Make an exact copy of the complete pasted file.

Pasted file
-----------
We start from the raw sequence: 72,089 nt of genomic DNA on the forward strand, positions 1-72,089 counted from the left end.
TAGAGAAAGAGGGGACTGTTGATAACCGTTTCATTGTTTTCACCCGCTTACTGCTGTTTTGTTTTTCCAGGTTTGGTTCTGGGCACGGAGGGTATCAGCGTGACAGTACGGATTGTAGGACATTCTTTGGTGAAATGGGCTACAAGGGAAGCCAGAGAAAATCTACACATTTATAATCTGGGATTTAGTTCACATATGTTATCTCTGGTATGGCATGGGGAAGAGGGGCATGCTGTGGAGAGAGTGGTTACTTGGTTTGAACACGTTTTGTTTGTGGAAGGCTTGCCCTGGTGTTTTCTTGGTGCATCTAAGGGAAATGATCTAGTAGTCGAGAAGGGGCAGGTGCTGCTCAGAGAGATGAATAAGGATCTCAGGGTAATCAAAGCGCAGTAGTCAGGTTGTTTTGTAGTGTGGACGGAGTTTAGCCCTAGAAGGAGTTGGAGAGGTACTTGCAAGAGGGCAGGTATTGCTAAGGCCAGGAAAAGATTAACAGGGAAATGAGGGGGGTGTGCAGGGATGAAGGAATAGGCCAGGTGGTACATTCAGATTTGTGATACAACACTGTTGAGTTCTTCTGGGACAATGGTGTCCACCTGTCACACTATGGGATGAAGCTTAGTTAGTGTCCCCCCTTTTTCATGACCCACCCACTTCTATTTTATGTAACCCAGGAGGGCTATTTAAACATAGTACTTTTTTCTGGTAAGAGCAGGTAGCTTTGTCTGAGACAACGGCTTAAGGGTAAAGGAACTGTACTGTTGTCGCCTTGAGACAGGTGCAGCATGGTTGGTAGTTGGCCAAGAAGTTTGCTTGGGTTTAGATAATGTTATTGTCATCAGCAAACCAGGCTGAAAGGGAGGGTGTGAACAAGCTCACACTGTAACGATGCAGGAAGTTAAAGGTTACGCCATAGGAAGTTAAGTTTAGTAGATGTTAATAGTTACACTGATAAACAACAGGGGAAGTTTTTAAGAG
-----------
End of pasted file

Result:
We start from the raw sequence: 72,089 nt of genomic DNA on the forward strand, positions 1-72,089 counted from the left end.
TAGAGAAAGAGGGGACTGTTGATAACCGTTTCATTGTTTTCACCCGCTTACTGCTGTTTTGTTTTTCCAGGTTTGGTTCTGGGCACGGAGGGTATCAGCGTGACAGTACGGATTGTAGGACATTCTTTGGTGAAATGGGCTACAAGGGAAGCCAGAGAAAATCTACACATTTATAATCTGGGATTTAGTTCACATATGTTATCTCTGGTATGGCATGGGGAAGAGGGGCATGCTGTGGAGAGAGTGGTTACTTGGTTTGAACACGTTTTGTTTGTGGAAGGCTTGCCCTGGTGTTTTCTTGGTGCATCTAAGGGAAATGATCTAGTAGTCGAGAAGGGGCAGGTGCTGCTCAGAGAGATGAATAAGGATCTCAGGGTAATCAAAGCGCAGTAGTCAGGTTGTTTTGTAGTGTGGACGGAGTTTAGCCCTAGAAGGAGTTGGAGAGGTACTTGCAAGAGGGCAGGTATTGCTAAGGCCAGGAAAAGATTAACAGGGAAATGAGGGGGGTGTGCAGGGATGAAGGAATAGGCCAGGTGGTACATTCAGATTTGTGATACAACACTGTTGAGTTCTTCTGGGACAATGGTGTCCACCTGTCACACTATGGGATGAAGCTTAGTTAGTGTCCCCCCTTTTTCATGACCCACCCACTTCTATTTTATGTAACCCAGGAGGGCTATTTAAACATAGTACTTTTTTCTGGTAAGAGCAGGTAGCTTTGTCTGAGACAACGGCTTAAGGGTAAAGGAACTGTACTGTTGTCGCCTTGAGACAGGTGCAGCATGGTTGGTAGTTGGCCAAGAAGTTTGCTTGGGTTTAGATAATGTTATTGTCATCAGCAAACCAGGCTGAAAGGGAGGGTGTGAACAAGCTCACACTGTAACGATGCAGGAAGTTAAAGGTTACGCCATAGGAAGTTAAGTTTAGTAGATGTTAATAGTTACACTGATAAACAACAGGGGAAGTTTTTAAGAG